6 months ago

The head of Beijing’s Municipal Bureau of Finance, Huo Xuewen, warned all companies thinking about crowdfunding campaigns that security token offerings (STOs) are illegal in Beijing during the wealth management forum on December 2, 2018.

“Don’t do it in Beijing,” he said authoritatively, according to the local source, explaining that this is a risk warning directed at all who are in the city and are thinking about conducting an STO.

This may present a huge disappointment for startups which were possibly looking to become more regulatory compliant by conducting their offerings in the form of STOs. Since tokens sold as securities always and everywhere need to be registered with the country’s financial authority and regulator, it was maybe possible for STOs to provide compliance, even in the harsh and traditional Chinese market.

However, obviously, those thinking that way were terribly wrong as the Vice President of the People’s Bank of China (PBoC), Pan Gongsheng, shrugged off any possibility of that happening by saying that any new financial commodity that is not precisely approved under the existing regulatory wireframe will be considered as illegal.

“We will crush them as soon as they dare to surface”, he declared.

In September 2017, just as the world’s ICO market was getting ready to approach its climax, PBoC banned the new way of crowdfunding altogether. Furthermore, in August 2018, Beijing banned all cryptocurrency and blockchain promotional events, extending the ban to 124 cryptocurrency exchanges in the country somewhat later that month.

The Chinese government only kept their tight scrutiny when, in November 2018, they suspended all cryptocurrency mining operations in Xinjiang and Guizhou provinces for more than a few days, to perform tax and real-name registration inspections, making miners lose roughly $100,000 daily.

As the hype around ICOs fades, security token offerings are a hot topic for those looking to raise funds, tokenize assets, etc. STOs are thought to be more acceptable than ICOs, which avoid the government’s scrutiny by offering utility tokens, despite the fact that the tokens are later available for trading on cryptocurrency exchanges.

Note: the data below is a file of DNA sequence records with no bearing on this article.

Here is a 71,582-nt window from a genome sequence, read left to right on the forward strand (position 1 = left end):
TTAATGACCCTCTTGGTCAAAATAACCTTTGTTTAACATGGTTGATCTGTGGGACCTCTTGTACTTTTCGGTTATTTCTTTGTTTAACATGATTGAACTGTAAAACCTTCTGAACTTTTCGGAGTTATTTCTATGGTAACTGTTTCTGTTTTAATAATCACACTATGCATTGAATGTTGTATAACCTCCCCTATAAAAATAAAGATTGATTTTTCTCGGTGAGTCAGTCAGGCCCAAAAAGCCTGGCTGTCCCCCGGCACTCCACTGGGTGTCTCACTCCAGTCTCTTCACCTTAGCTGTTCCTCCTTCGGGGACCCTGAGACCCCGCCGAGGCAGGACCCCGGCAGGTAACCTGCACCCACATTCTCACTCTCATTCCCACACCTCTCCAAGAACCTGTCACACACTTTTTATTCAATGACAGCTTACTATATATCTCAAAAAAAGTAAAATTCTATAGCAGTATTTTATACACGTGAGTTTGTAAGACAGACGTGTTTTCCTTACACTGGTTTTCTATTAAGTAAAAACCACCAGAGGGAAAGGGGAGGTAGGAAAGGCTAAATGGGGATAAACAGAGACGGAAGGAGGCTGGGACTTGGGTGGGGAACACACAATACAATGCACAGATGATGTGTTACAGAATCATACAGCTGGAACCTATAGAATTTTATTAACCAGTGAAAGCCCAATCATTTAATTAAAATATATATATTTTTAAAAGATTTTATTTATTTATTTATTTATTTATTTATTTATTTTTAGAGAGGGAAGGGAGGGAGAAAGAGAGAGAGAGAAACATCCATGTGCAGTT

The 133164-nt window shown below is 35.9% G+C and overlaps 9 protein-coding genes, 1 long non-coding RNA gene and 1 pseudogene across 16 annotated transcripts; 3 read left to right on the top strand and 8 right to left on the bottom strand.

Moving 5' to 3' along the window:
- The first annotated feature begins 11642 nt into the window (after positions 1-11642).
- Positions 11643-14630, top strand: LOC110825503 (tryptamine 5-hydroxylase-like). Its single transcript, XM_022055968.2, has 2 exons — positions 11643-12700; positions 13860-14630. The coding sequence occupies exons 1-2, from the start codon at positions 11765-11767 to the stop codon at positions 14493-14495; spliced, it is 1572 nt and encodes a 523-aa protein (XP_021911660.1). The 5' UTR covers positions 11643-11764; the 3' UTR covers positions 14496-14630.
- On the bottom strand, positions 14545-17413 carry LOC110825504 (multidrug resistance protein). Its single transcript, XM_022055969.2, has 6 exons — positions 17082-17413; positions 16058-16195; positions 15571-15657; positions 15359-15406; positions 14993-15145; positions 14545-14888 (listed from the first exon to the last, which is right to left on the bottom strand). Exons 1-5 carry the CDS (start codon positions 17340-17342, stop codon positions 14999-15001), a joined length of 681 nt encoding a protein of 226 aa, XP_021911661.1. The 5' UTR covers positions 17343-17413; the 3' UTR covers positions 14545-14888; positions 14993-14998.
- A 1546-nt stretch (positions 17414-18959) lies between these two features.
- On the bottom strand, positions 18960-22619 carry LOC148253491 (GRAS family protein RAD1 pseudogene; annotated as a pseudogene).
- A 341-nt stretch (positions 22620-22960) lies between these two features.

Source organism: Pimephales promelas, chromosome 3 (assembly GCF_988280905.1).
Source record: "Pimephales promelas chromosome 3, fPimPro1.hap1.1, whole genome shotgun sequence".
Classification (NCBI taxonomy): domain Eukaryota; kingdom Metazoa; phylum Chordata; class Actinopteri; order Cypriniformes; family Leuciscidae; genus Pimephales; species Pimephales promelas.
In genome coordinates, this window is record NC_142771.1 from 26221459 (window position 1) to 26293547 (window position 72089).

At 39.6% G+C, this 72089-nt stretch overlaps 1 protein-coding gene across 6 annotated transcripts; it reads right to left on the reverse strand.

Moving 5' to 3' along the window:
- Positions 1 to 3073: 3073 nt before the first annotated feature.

STOs, on the other hand, completely fall under various forms of Securities and Exchange Acts of most countries, which gives the government a good oversight of the token offering.

Along with the ongoing bear market came the possible downfall of ICOs as we know them.

The ICO fundraisers are scoring incomparably lower numbers in total than at the end of 2017. We can find many reasons for the bans issued by some countries, but also because in the noticeable distrust some of the scammy or abandoned projects have alarmed investors.

Looking at the perspective of the crypto-related and blockchain development business, it would be logical that wild ICO campaigns get substituted by much more tamed STOs. Still, some countries, like China, are going to resist the fintech advancement as long as they can as it is now evident that no matter which forms token offerings take, they will not allow the financial innovation to take root in their courtyard.

The statement made by Beijing’s chief of Municipal Bureau of Finance can be interpreted that he and his municipal government may not fully understand STOs.

In his statement, he explains how ICOs have gone out of fashion and that “a new concept called STO has been advertised.” STOs are indeed a new concept but are very different than ICOs in terms of economic and legal structure.

STOs are not here to replace ICOs but to help the tokenization of every traditional asset known, from traditional public equities to private investments and art.